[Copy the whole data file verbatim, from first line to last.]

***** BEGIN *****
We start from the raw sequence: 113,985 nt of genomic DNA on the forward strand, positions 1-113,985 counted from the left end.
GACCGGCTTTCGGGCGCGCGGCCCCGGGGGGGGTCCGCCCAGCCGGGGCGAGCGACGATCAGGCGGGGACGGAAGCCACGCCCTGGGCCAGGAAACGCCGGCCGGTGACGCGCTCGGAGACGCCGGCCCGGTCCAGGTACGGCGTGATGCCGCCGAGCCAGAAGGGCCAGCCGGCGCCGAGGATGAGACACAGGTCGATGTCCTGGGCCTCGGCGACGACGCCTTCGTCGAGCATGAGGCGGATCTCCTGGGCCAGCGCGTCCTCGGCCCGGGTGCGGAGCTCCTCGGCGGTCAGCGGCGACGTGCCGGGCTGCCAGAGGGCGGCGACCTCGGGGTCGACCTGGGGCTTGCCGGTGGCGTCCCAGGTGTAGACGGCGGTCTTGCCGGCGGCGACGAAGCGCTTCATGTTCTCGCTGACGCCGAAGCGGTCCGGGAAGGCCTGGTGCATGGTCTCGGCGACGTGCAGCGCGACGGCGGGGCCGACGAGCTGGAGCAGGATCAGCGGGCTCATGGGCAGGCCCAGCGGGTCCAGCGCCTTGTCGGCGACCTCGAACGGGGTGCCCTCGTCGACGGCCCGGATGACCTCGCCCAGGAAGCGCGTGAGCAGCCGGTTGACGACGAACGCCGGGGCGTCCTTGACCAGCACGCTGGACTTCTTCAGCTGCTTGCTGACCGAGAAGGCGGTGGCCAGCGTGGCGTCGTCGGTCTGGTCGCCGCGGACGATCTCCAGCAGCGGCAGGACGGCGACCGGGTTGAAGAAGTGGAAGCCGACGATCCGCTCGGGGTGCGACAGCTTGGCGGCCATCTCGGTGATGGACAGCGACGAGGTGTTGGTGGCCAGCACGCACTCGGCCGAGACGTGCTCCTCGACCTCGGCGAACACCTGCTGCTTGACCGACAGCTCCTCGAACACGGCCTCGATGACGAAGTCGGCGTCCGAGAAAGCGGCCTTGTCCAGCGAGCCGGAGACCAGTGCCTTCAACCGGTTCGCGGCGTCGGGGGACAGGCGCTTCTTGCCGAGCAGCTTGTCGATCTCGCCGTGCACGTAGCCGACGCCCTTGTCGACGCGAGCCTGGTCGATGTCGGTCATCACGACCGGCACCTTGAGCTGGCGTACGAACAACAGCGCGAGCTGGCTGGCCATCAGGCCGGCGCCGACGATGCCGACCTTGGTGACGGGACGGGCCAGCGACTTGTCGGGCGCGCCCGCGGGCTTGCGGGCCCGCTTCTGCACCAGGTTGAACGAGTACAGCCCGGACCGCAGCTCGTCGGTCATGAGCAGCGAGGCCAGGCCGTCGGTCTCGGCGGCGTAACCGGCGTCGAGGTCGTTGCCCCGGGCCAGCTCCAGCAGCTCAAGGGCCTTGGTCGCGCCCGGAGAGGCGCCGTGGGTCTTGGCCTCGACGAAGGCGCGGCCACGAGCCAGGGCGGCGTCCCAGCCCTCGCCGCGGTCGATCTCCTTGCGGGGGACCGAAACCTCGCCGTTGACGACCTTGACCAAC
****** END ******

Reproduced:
We start from the raw sequence: 113,985 nt of genomic DNA on the forward strand, positions 1-113,985 counted from the left end.
GACCGGCTTTCGGGCGCGCGGCCCCGGGGGGGGTCCGCCCAGCCGGGGCGAGCGACGATCAGGCGGGGACGGAAGCCACGCCCTGGGCCAGGAAACGCCGGCCGGTGACGCGCTCGGAGACGCCGGCCCGGTCCAGGTACGGCGTGATGCCGCCGAGCCAGAAGGGCCAGCCGGCGCCGAGGATGAGACACAGGTCGATGTCCTGGGCCTCGGCGACGACGCCTTCGTCGAGCATGAGGCGGATCTCCTGGGCCAGCGCGTCCTCGGCCCGGGTGCGGAGCTCCTCGGCGGTCAGCGGCGACGTGCCGGGCTGCCAGAGGGCGGCGACCTCGGGGTCGACCTGGGGCTTGCCGGTGGCGTCCCAGGTGTAGACGGCGGTCTTGCCGGCGGCGACGAAGCGCTTCATGTTCTCGCTGACGCCGAAGCGGTCCGGGAAGGCCTGGTGCATGGTCTCGGCGACGTGCAGCGCGACGGCGGGGCCGACGAGCTGGAGCAGGATCAGCGGGCTCATGGGCAGGCCCAGCGGGTCCAGCGCCTTGTCGGCGACCTCGAACGGGGTGCCCTCGTCGACGGCCCGGATGACCTCGCCCAGGAAGCGCGTGAGCAGCCGGTTGACGACGAACGCCGGGGCGTCCTTGACCAGCACGCTGGACTTCTTCAGCTGCTTGCTGACCGAGAAGGCGGTGGCCAGCGTGGCGTCGTCGGTCTGGTCGCCGCGGACGATCTCCAGCAGCGGCAGGACGGCGACCGGGTTGAAGAAGTGGAAGCCGACGATCCGCTCGGGGTGCGACAGCTTGGCGGCCATCTCGGTGATGGACAGCGACGAGGTGTTGGTGGCCAGCACGCACTCGGCCGAGACGTGCTCCTCGACCTCGGCGAACACCTGCTGCTTGACCGACAGCTCCTCGAACACGGCCTCGATGACGAAGTCGGCGTCCGAGAAAGCGGCCTTGTCCAGCGAGCCGGAGACCAGTGCCTTCAACCGGTTCGCGGCGTCGGGGGACAGGCGCTTCTTGCCGAGCAGCTTGTCGATCTCGCCGTGCACGTAGCCGACGCCCTTGTCGACGCGAGCCTGGTCGATGTCGGTCATCACGACCGGCACCTTGAGCTGGCGTACGAACAACAGCGCGAGCTGGCTGGCCATCAGGCCGGCGCCGACGATGCCGACCTTGGTGACGGGACGGGCCAGCGACTTGTCGGGCGCGCCCGCGGGCTTGCGGGCCCGCTTCTGCACCAGGTTGAACGAGTACAGCCCGGACCGCAGCTCGTCGGTCATGAGCAGCGAGGCCAGGCCGTCGGTCTCGGCGGCGTAACCGGCGTCGAGGTCGTTGCCCCGGGCCAGCTCCAGCAGCTCAAGGGCCTTGGTCGCGCCCGGAGAGGCGCCGTGGGTCTTGGCCTCGACGAAGGCGCGGCCACGAGCCAGGGCGGCGTCCCAGCCCTCGCCGCGGTCGATCTCCTTGCGGGGGACCGAAACCTCGCCGTTGACGACCTTGACCAAC